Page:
Definition of Roman adjective from the Oxford Advanced Learner's Dictionary

     

    Roman

     adjective
    adjective
    BrE BrE//ˈrəʊmən//
     
    ; NAmE NAmE//ˈroʊmən//
     
     
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  1. 1connected with ancient Rome or the Roman Empire a Roman road/temple/villa Roman Britain CultureRoman BritainThe Romans occupied Britain from around 55BC to AD410 and there are many signs of the occupation still visible today at archaeological sites and Roman roads and walls stretching across the countryside.Julius Caesar came to Britain in 55BC and 54BC, defeating some of the local Celtic tribes and introducing taxes and establishing trade. When, in AD43, this was under threat, the emperor Claudius ordered an invasion and southern Britain became Britannia, a province of the Roman Empire which was ruled by a Roman governor. In AD78 the governor Agricola brought Wales under Roman control, but failed to conquer the Picts and other Scottish tribes in the north. The emperor Hadrian visited Britain in AD122 and after that Hadrian's Wall, much of which can still be seen today, was built between Newcastle-upon-Tyne and Bowness marking the northern frontier of the province.The Romans founded over 20 large towns called coloniae, including Colchester which was built as the new capital, Gloucester and Lincoln. It took many years before a town had all the things expected by a Roman citizen, such as a forum (= meeting place) with shops and a town hall, and baths and theatres, which were all highly decorated. London developed first as a trading centre and became the focus for several roads, soon replacing Colchester as the capital. Many roads were built to transport soldiers to border areas and for travel between towns, the most famous of which are Watling Street which ran from Dover to London and then on to St Albans and Chester, Ermine Street between London and York and the Fosse Way which ran from Exeter to Lincoln.By AD410, when Roman officials left Britain, the country had already been attacked by the Picts and invaded by Germanic tribes from northern Europe. More soldiers were sent to defend the province, but when part of the army was moved to deal with trouble elsewhere, the British rebelled against Roman rule and Roman influence declined. Germanic settlers, the Angles, Saxons and Jutes, began arriving in Britain from about AD 430 and took over much of the south and east of the country.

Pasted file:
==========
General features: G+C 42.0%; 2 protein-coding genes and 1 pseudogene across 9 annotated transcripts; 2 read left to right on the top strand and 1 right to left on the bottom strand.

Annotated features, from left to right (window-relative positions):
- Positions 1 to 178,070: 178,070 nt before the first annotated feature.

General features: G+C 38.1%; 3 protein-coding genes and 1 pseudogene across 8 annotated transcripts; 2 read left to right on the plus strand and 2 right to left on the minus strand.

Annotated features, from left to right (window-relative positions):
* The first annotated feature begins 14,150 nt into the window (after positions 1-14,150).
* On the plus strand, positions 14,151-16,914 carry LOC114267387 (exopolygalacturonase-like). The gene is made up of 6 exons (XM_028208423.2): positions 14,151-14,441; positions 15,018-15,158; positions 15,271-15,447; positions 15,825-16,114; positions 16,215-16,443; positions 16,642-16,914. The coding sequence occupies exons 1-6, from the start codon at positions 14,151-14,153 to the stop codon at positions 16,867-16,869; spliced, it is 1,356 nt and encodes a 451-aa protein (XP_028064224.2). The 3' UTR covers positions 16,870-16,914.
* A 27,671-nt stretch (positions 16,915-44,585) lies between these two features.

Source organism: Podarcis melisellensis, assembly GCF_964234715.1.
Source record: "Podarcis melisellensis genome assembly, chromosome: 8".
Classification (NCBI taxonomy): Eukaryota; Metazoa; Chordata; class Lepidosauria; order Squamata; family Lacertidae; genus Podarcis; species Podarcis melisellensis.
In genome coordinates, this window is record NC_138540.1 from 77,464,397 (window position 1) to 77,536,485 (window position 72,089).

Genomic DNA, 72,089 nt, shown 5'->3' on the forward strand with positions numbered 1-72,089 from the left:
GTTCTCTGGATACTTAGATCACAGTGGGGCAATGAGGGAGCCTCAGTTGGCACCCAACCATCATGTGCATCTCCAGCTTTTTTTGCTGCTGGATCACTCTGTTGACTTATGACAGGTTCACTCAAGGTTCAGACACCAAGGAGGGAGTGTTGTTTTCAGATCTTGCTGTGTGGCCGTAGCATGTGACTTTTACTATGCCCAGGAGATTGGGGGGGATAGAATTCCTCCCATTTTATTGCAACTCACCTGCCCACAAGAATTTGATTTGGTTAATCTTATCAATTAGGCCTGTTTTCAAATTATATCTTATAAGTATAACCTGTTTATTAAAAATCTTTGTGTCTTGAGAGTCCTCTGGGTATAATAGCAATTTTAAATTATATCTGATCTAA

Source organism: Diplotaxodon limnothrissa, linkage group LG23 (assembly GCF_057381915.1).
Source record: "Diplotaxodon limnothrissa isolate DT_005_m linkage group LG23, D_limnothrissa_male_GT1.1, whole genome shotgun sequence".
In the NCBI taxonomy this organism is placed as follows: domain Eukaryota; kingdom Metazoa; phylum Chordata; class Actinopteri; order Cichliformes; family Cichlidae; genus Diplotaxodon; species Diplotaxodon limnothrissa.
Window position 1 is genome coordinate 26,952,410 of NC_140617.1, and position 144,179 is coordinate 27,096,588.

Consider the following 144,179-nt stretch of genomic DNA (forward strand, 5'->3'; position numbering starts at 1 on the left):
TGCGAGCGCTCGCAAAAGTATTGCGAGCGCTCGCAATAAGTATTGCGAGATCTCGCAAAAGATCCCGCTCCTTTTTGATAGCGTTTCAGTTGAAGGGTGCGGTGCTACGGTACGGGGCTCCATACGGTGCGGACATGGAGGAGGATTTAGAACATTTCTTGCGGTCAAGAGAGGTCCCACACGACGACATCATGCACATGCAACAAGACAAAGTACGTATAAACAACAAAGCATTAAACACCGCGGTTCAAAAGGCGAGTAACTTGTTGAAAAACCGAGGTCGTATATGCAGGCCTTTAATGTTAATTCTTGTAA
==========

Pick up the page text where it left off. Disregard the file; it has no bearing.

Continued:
2. 2connected with the modern city of Rome
  3. 3 connected with the Roman Catholic Church
  4. 4roman roman type is ordinary printing type which does not lean forward Definitions in this dictionary are printed in roman type. compare italic
  5. Word Origin Middle English: from Old French Romain, from Latin Romanus, from Roma ‘Rome’.
See the Oxford Advanced American Dictionary entry: Roman